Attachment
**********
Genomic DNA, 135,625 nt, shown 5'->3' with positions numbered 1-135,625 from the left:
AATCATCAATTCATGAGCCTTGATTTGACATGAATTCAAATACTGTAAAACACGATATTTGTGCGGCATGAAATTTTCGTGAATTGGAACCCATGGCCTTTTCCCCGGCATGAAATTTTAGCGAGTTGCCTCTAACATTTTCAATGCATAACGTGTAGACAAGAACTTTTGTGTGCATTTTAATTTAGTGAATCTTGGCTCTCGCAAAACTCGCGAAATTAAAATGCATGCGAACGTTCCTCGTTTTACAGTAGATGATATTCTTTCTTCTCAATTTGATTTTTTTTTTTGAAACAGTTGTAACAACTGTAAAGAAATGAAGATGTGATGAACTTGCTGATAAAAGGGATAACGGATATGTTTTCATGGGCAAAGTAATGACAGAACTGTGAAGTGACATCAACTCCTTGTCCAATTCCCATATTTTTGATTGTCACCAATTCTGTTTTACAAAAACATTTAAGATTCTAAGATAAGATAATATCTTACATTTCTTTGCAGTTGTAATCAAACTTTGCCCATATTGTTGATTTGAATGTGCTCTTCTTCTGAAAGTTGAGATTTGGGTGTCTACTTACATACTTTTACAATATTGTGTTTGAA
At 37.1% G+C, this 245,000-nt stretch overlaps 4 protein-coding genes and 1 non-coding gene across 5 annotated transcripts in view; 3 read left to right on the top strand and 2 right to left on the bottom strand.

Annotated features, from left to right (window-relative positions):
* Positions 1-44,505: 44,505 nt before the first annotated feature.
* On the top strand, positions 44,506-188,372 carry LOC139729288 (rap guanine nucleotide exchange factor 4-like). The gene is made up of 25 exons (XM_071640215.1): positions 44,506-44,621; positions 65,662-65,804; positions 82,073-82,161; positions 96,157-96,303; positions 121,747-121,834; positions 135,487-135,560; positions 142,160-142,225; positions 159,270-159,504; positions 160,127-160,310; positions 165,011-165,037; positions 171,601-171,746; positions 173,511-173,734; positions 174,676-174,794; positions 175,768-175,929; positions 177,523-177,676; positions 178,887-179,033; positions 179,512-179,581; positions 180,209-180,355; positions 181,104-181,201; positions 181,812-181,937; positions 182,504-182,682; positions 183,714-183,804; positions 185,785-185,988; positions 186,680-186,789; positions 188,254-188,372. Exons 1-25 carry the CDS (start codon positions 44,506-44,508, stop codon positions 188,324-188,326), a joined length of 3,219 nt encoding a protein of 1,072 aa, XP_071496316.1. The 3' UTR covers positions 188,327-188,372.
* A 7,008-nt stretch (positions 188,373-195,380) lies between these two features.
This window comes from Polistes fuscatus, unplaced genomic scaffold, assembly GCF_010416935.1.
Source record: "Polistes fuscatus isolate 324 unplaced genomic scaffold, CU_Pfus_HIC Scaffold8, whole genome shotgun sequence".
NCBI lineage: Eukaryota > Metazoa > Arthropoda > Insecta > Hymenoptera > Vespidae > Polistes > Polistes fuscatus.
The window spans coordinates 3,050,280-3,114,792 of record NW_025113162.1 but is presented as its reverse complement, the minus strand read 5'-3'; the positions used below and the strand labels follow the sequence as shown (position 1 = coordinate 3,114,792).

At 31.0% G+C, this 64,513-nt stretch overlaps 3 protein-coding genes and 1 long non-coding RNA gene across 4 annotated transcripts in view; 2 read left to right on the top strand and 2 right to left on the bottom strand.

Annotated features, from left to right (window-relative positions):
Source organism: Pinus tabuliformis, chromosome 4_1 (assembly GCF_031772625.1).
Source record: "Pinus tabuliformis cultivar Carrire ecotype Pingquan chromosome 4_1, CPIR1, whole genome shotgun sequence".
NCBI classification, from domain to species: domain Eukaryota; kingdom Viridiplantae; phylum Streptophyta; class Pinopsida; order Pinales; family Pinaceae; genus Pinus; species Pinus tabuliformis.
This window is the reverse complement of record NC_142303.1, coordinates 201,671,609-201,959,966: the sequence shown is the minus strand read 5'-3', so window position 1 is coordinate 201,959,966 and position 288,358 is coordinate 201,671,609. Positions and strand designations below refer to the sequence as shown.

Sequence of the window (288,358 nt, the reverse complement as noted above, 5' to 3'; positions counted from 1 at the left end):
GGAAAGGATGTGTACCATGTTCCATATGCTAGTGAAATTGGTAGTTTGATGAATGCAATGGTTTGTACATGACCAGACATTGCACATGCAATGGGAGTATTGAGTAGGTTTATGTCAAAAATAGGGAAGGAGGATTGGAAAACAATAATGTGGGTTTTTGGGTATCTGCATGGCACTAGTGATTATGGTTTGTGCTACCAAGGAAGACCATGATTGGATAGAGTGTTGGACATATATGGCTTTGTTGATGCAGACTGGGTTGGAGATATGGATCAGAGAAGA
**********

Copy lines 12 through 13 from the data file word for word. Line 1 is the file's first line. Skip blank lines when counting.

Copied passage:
At 31.0% G+C, this 64,513-nt stretch overlaps 3 protein-coding genes and 1 long non-coding RNA gene across 4 annotated transcripts in view; 2 read left to right on the top strand and 2 right to left on the bottom strand.

Annotated features, from left to right (window-relative positions):